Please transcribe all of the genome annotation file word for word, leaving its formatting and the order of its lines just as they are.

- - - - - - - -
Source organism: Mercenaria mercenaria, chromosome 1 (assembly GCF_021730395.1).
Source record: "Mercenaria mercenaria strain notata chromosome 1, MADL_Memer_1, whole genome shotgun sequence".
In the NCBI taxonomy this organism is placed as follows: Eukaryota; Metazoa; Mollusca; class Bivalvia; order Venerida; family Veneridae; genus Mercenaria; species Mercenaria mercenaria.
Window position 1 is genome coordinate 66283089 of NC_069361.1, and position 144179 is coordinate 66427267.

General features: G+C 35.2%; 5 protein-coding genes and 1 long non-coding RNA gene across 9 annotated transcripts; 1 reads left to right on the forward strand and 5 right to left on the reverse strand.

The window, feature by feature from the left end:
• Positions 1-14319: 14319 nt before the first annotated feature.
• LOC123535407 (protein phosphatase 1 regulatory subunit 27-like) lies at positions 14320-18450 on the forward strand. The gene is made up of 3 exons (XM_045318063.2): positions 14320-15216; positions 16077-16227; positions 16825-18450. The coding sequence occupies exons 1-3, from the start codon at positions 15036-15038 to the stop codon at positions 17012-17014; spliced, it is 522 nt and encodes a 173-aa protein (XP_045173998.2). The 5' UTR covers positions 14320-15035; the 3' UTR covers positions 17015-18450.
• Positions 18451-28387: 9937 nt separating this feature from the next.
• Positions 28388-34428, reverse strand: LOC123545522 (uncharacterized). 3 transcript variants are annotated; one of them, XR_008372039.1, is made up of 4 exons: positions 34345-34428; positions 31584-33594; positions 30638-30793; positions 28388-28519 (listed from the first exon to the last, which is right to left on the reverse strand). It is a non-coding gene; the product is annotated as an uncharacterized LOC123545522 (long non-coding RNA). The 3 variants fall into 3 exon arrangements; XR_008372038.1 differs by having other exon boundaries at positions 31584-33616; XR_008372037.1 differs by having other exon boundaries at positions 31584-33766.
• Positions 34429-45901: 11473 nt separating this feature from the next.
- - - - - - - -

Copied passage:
Source organism: Mercenaria mercenaria, chromosome 1 (assembly GCF_021730395.1).
Source record: "Mercenaria mercenaria strain notata chromosome 1, MADL_Memer_1, whole genome shotgun sequence".
In the NCBI taxonomy this organism is placed as follows: Eukaryota; Metazoa; Mollusca; class Bivalvia; order Venerida; family Veneridae; genus Mercenaria; species Mercenaria mercenaria.
Window position 1 is genome coordinate 66283089 of NC_069361.1, and position 144179 is coordinate 66427267.

General features: G+C 35.2%; 5 protein-coding genes and 1 long non-coding RNA gene across 9 annotated transcripts; 1 reads left to right on the forward strand and 5 right to left on the reverse strand.

The window, feature by feature from the left end:
• Positions 1-14319: 14319 nt before the first annotated feature.
• LOC123535407 (protein phosphatase 1 regulatory subunit 27-like) lies at positions 14320-18450 on the forward strand. The gene is made up of 3 exons (XM_045318063.2): positions 14320-15216; positions 16077-16227; positions 16825-18450. The coding sequence occupies exons 1-3, from the start codon at positions 15036-15038 to the stop codon at positions 17012-17014; spliced, it is 522 nt and encodes a 173-aa protein (XP_045173998.2). The 5' UTR covers positions 14320-15035; the 3' UTR covers positions 17015-18450.
• Positions 18451-28387: 9937 nt separating this feature from the next.
• Positions 28388-34428, reverse strand: LOC123545522 (uncharacterized). 3 transcript variants are annotated; one of them, XR_008372039.1, is made up of 4 exons: positions 34345-34428; positions 31584-33594; positions 30638-30793; positions 28388-28519 (listed from the first exon to the last, which is right to left on the reverse strand). It is a non-coding gene; the product is annotated as an uncharacterized LOC123545522 (long non-coding RNA). The 3 variants fall into 3 exon arrangements; XR_008372038.1 differs by having other exon boundaries at positions 31584-33616; XR_008372037.1 differs by having other exon boundaries at positions 31584-33766.
• Positions 34429-45901: 11473 nt separating this feature from the next.